When it comes to daytime shots theres a golden hour in the morning and late afternoon, but for nighttime shots there’s a golden couple of minutes. Nighttime photos are best right before the sun sets. Those few minutes when the sky is just starting to darken, is the perfect time to get a nighttime photo. Along with the help of a tripod you are on your way to getting an amazing shot. To eliminate camera shake all together, you can use a remote shutter release for an ultimately crisp photo.

This was taken just as the sun was setting. .

I hope these few tips help you to get an amazing photo of your water feature. If you are Atlantic Professional Contractor, don’t forget to send in your best water feature photos to win a free trip to Las Vegas and the 2016 Irrigation Show! Maybe your new photography skills will pay off!

For more details on our photo contest click here!

 


About the Author:
Kendahl Kreps

After her Graphic Design internship in 2013, Kendahl joined the Atlantic team full-time in 2014. As part of her responsibilities, Kendahl manages all printing and packaging materials as well as helping run the Advertising Department. Photography is one of her many forte’s here at Atlantic.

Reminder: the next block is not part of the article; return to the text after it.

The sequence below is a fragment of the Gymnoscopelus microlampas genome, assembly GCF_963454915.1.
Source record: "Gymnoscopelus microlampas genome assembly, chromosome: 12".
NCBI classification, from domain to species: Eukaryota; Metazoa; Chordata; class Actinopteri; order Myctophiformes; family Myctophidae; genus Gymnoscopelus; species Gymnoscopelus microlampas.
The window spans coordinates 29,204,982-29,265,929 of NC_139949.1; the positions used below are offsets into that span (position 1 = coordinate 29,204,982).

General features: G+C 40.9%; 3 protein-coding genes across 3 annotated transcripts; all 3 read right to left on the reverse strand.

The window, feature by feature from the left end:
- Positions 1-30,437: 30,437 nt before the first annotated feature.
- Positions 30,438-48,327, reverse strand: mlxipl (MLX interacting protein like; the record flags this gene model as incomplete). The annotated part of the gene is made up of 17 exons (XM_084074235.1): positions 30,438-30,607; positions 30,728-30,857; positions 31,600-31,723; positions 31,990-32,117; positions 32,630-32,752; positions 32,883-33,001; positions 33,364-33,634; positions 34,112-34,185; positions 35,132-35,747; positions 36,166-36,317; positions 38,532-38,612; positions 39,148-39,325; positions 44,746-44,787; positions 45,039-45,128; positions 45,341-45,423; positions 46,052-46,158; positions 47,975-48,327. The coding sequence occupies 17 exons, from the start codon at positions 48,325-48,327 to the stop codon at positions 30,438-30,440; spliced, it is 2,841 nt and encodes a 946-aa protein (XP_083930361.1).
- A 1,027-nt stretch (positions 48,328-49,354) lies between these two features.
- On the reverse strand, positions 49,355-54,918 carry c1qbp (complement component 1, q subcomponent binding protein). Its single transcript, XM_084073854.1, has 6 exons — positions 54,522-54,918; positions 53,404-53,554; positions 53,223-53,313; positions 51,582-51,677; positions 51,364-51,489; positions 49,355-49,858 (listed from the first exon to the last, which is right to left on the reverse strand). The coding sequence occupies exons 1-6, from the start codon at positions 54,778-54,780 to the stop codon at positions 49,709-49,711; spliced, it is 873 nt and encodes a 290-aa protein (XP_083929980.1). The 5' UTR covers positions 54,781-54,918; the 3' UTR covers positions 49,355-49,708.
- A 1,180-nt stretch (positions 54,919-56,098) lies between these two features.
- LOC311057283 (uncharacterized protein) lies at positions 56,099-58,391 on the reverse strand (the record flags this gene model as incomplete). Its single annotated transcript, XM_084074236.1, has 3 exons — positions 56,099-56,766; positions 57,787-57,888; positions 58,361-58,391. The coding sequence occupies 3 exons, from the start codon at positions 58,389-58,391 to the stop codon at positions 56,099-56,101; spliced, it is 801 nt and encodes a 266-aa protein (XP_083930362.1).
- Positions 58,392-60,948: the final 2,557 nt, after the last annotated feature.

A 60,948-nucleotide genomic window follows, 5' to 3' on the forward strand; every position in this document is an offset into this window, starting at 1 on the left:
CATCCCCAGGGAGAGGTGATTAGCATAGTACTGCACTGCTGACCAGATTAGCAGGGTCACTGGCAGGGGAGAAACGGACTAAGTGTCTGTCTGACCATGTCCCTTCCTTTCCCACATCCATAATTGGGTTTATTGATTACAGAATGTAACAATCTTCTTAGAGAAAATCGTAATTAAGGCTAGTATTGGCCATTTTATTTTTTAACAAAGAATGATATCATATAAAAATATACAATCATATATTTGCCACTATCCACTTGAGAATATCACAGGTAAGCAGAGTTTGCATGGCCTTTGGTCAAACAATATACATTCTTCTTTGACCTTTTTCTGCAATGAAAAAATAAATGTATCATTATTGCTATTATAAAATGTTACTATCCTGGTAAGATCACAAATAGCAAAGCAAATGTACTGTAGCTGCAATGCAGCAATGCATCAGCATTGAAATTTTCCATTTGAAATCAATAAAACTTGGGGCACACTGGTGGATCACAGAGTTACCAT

The Importance of Biological Filtration

Over the years Pond manufactures have been working hard to give you the pond builders, a solution for the dreaded “Green Pond”. The answer? Biological Filtration! As I travel all over the US, I hear time and time again that pond builders do not use this filtration method because of the difficulties they have when it comes to camouflaging them. I am here to say, there is a way!